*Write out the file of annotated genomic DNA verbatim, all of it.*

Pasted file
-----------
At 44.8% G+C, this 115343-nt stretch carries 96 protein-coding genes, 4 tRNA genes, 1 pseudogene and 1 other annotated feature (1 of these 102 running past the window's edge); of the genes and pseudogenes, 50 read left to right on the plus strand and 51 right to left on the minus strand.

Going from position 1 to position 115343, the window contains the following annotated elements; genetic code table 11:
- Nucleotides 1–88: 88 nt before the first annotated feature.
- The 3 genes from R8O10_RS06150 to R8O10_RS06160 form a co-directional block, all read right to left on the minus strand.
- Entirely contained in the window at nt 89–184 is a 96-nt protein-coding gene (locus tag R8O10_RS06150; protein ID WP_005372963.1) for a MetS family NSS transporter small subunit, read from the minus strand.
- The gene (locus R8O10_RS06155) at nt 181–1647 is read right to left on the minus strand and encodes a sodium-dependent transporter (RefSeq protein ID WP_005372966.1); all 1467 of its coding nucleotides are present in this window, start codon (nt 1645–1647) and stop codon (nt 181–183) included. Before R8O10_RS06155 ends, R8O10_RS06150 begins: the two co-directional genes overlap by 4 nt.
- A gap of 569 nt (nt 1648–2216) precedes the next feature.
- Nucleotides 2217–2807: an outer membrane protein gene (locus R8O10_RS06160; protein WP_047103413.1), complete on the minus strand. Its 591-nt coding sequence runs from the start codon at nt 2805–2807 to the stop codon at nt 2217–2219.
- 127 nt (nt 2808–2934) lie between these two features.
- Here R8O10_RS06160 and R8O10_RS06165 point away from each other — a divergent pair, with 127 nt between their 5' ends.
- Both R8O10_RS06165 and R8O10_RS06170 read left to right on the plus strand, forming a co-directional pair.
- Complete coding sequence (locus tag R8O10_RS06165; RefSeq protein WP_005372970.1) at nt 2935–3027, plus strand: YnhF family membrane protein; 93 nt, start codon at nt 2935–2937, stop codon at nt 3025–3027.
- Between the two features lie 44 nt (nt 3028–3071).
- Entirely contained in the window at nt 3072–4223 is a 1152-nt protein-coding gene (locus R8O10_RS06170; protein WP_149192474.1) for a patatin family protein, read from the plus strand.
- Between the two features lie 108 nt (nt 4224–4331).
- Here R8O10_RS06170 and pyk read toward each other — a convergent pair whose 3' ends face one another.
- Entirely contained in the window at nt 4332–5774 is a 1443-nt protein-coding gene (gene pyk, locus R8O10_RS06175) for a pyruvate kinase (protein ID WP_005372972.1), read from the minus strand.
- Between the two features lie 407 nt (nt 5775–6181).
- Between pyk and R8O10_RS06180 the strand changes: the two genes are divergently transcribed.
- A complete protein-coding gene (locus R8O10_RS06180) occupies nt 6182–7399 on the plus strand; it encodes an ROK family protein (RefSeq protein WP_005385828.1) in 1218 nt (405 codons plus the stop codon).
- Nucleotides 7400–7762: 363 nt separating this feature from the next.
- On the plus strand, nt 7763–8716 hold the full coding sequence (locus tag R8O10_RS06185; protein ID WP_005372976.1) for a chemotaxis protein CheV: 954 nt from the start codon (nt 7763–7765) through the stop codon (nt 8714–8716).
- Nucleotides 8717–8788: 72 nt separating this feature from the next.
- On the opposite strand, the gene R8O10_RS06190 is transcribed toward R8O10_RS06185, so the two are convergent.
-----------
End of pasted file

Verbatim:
At 44.8% G+C, this 115343-nt stretch carries 96 protein-coding genes, 4 tRNA genes, 1 pseudogene and 1 other annotated feature (1 of these 102 running past the window's edge); of the genes and pseudogenes, 50 read left to right on the plus strand and 51 right to left on the minus strand.

Going from position 1 to position 115343, the window contains the following annotated elements; genetic code table 11:
- Nucleotides 1–88: 88 nt before the first annotated feature.
- The 3 genes from R8O10_RS06150 to R8O10_RS06160 form a co-directional block, all read right to left on the minus strand.
- Entirely contained in the window at nt 89–184 is a 96-nt protein-coding gene (locus tag R8O10_RS06150; protein ID WP_005372963.1) for a MetS family NSS transporter small subunit, read from the minus strand.
- The gene (locus R8O10_RS06155) at nt 181–1647 is read right to left on the minus strand and encodes a sodium-dependent transporter (RefSeq protein ID WP_005372966.1); all 1467 of its coding nucleotides are present in this window, start codon (nt 1645–1647) and stop codon (nt 181–183) included. Before R8O10_RS06155 ends, R8O10_RS06150 begins: the two co-directional genes overlap by 4 nt.
- A gap of 569 nt (nt 1648–2216) precedes the next feature.
- Nucleotides 2217–2807: an outer membrane protein gene (locus R8O10_RS06160; protein WP_047103413.1), complete on the minus strand. Its 591-nt coding sequence runs from the start codon at nt 2805–2807 to the stop codon at nt 2217–2219.
- 127 nt (nt 2808–2934) lie between these two features.
- Here R8O10_RS06160 and R8O10_RS06165 point away from each other — a divergent pair, with 127 nt between their 5' ends.
- Both R8O10_RS06165 and R8O10_RS06170 read left to right on the plus strand, forming a co-directional pair.
- Complete coding sequence (locus tag R8O10_RS06165; RefSeq protein WP_005372970.1) at nt 2935–3027, plus strand: YnhF family membrane protein; 93 nt, start codon at nt 2935–2937, stop codon at nt 3025–3027.
- Between the two features lie 44 nt (nt 3028–3071).
- Entirely contained in the window at nt 3072–4223 is a 1152-nt protein-coding gene (locus R8O10_RS06170; protein WP_149192474.1) for a patatin family protein, read from the plus strand.
- Between the two features lie 108 nt (nt 4224–4331).
- Here R8O10_RS06170 and pyk read toward each other — a convergent pair whose 3' ends face one another.
- Entirely contained in the window at nt 4332–5774 is a 1443-nt protein-coding gene (gene pyk, locus R8O10_RS06175) for a pyruvate kinase (protein ID WP_005372972.1), read from the minus strand.
- Between the two features lie 407 nt (nt 5775–6181).
- Between pyk and R8O10_RS06180 the strand changes: the two genes are divergently transcribed.
- A complete protein-coding gene (locus R8O10_RS06180) occupies nt 6182–7399 on the plus strand; it encodes an ROK family protein (RefSeq protein WP_005385828.1) in 1218 nt (405 codons plus the stop codon).
- Nucleotides 7400–7762: 363 nt separating this feature from the next.
- On the plus strand, nt 7763–8716 hold the full coding sequence (locus tag R8O10_RS06185; protein ID WP_005372976.1) for a chemotaxis protein CheV: 954 nt from the start codon (nt 7763–7765) through the stop codon (nt 8714–8716).
- Nucleotides 8717–8788: 72 nt separating this feature from the next.
- On the opposite strand, the gene R8O10_RS06190 is transcribed toward R8O10_RS06185, so the two are convergent.